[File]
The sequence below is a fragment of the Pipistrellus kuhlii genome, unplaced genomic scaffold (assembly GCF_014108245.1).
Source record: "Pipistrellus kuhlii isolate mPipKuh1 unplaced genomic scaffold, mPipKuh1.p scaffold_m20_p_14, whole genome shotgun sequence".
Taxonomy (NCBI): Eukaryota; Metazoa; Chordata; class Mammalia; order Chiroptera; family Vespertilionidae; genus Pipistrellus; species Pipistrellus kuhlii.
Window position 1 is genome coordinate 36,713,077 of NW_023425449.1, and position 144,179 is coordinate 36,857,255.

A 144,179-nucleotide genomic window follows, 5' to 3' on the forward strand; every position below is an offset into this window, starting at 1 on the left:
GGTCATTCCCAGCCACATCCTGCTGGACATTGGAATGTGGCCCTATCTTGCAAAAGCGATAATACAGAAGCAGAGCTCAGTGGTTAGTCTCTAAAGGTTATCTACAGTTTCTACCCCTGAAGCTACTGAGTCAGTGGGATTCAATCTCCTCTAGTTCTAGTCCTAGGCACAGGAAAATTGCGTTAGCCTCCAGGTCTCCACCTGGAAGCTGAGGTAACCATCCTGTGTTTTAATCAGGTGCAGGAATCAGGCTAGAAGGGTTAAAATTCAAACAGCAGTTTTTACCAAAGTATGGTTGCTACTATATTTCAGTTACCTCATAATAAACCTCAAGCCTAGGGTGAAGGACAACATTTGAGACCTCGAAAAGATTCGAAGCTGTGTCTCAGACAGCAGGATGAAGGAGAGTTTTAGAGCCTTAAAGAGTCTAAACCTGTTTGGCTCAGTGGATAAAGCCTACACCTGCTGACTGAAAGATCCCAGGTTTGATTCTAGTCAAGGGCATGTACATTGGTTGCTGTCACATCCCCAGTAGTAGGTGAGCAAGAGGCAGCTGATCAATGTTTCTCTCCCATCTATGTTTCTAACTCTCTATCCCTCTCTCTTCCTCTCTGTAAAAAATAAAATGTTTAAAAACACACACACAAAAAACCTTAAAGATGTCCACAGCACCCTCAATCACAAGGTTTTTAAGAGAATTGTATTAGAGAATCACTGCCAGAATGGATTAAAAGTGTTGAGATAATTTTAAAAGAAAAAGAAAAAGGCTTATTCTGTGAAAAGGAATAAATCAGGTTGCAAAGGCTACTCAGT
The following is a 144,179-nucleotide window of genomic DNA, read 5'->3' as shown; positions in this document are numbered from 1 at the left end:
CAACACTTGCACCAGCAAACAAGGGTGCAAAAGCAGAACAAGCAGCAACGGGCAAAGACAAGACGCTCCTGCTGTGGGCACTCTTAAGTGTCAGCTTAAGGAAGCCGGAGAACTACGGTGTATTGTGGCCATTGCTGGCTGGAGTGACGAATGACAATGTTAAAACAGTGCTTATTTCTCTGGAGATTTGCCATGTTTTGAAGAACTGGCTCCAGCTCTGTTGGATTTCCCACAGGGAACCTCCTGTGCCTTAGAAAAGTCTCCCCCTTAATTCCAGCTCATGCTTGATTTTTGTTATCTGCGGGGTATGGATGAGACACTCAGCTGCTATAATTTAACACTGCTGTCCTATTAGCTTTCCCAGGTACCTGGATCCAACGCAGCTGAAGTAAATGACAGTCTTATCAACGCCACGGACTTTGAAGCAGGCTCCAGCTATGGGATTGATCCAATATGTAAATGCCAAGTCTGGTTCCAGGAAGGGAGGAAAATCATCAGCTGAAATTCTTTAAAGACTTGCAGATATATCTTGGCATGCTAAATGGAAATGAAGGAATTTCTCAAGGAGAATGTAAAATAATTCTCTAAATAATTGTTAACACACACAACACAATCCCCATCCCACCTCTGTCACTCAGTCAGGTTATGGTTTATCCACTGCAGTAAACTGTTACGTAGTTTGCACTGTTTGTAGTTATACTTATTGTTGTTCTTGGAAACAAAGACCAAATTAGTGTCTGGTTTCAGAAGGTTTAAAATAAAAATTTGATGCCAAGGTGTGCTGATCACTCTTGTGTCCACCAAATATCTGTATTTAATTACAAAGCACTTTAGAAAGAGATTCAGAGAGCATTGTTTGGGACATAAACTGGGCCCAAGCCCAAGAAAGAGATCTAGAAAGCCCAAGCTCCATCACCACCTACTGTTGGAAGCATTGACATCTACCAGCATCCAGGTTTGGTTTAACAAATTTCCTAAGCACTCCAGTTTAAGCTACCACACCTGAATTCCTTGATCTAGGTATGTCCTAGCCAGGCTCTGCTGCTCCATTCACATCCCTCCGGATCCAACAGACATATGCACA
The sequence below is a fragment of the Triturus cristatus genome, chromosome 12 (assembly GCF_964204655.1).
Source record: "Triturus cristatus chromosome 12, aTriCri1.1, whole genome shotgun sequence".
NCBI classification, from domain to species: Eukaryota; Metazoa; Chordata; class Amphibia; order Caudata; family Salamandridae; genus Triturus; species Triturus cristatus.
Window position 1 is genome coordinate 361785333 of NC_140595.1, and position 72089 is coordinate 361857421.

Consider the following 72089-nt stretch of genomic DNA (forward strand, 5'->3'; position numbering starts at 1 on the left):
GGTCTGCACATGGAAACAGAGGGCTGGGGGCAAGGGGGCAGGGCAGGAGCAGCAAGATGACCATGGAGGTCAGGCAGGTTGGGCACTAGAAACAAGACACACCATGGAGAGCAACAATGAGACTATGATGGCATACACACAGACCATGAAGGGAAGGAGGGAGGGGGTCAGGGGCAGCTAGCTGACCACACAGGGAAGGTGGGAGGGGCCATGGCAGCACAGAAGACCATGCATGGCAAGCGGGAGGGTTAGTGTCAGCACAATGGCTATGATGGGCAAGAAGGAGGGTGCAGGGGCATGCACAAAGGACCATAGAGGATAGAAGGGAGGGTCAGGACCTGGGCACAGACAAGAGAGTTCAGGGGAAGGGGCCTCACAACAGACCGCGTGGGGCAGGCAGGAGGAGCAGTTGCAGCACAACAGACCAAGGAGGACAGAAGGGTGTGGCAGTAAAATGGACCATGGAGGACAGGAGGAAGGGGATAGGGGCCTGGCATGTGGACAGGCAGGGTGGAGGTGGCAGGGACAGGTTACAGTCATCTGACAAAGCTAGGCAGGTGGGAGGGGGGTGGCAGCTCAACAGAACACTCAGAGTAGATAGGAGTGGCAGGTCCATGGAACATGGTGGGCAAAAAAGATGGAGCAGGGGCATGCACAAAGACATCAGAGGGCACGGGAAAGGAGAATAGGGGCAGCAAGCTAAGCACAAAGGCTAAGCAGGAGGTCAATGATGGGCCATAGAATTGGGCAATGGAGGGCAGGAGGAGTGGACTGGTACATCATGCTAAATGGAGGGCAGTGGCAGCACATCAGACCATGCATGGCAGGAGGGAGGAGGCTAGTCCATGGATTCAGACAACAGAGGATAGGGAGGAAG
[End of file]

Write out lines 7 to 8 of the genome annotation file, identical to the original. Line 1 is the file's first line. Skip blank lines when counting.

The following is a 144,179-nucleotide window of genomic DNA, read 5'->3' as shown; positions in this document are numbered from 1 at the left end:
CAACACTTGCACCAGCAAACAAGGGTGCAAAAGCAGAACAAGCAGCAACGGGCAAAGACAAGACGCTCCTGCTGTGGGCACTCTTAAGTGTCAGCTTAAGGAAGCCGGAGAACTACGGTGTATTGTGGCCATTGCTGGCTGGAGTGACGAATGACAATGTTAAAACAGTGCTTATTTCTCTGGAGATTTGCCATGTTTTGAAGAACTGGCTCCAGCTCTGTTGGATTTCCCACAGGGAACCTCCTGTGCCTTAGAAAAGTCTCCCCCTTAATTCCAGCTCATGCTTGATTTTTGTTATCTGCGGGGTATGGATGAGACACTCAGCTGCTATAATTTAACACTGCTGTCCTATTAGCTTTCCCAGGTACCTGGATCCAACGCAGCTGAAGTAAATGACAGTCTTATCAACGCCACGGACTTTGAAGCAGGCTCCAGCTATGGGATTGATCCAATATGTAAATGCCAAGTCTGGTTCCAGGAAGGGAGGAAAATCATCAGCTGAAATTCTTTAAAGACTTGCAGATATATCTTGGCATGCTAAATGGAAATGAAGGAATTTCTCAAGGAGAATGTAAAATAATTCTCTAAATAATTGTTAACACACACAACACAATCCCCATCCCACCTCTGTCACTCAGTCAGGTTATGGTTTATCCACTGCAGTAAACTGTTACGTAGTTTGCACTGTTTGTAGTTATACTTATTGTTGTTCTTGGAAACAAAGACCAAATTAGTGTCTGGTTTCAGAAGGTTTAAAATAAAAATTTGATGCCAAGGTGTGCTGATCACTCTTGTGTCCACCAAATATCTGTATTTAATTACAAAGCACTTTAGAAAGAGATTCAGAGAGCATTGTTTGGGACATAAACTGGGCCCAAGCCCAAGAAAGAGATCTAGAAAGCCCAAGCTCCATCACCACCTACTGTTGGAAGCATTGACATCTACCAGCATCCAGGTTTGGTTTAACAAATTTCCTAAGCACTCCAGTTTAAGCTACCACACCTGAATTCCTTGATCTAGGTATGTCCTAGCCAGGCTCTGCTGCTCCATTCACATCCCTCCGGATCCAACAGACATATGCACA